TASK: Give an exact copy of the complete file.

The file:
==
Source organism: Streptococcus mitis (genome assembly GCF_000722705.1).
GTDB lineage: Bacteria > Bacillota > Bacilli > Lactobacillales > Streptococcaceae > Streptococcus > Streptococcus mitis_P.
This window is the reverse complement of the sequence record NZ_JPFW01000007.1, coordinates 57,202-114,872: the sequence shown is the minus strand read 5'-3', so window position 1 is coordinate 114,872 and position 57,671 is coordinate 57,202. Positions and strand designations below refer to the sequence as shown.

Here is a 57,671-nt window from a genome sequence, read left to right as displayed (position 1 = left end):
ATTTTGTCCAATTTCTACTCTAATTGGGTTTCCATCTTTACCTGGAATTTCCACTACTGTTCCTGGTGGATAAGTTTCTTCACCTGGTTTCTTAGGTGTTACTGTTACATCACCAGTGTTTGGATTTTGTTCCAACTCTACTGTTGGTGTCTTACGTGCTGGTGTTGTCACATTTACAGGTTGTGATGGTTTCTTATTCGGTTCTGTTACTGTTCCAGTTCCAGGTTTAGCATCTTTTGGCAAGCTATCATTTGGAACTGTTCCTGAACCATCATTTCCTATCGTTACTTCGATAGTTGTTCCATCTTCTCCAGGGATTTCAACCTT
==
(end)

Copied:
Source organism: Streptococcus mitis (genome assembly GCF_000722705.1).
GTDB lineage: Bacteria > Bacillota > Bacilli > Lactobacillales > Streptococcaceae > Streptococcus > Streptococcus mitis_P.
This window is the reverse complement of the sequence record NZ_JPFW01000007.1, coordinates 57,202-114,872: the sequence shown is the minus strand read 5'-3', so window position 1 is coordinate 114,872 and position 57,671 is coordinate 57,202. Positions and strand designations below refer to the sequence as shown.

Here is a 57,671-nt window from a genome sequence, read left to right as displayed (position 1 = left end):
ATTTTGTCCAATTTCTACTCTAATTGGGTTTCCATCTTTACCTGGAATTTCCACTACTGTTCCTGGTGGATAAGTTTCTTCACCTGGTTTCTTAGGTGTTACTGTTACATCACCAGTGTTTGGATTTTGTTCCAACTCTACTGTTGGTGTCTTACGTGCTGGTGTTGTCACATTTACAGGTTGTGATGGTTTCTTATTCGGTTCTGTTACTGTTCCAGTTCCAGGTTTAGCATCTTTTGGCAAGCTATCATTTGGAACTGTTCCTGAACCATCATTTCCTATCGTTACTTCGATAGTTGTTCCATCTTCTCCAGGGATTTCAACCTT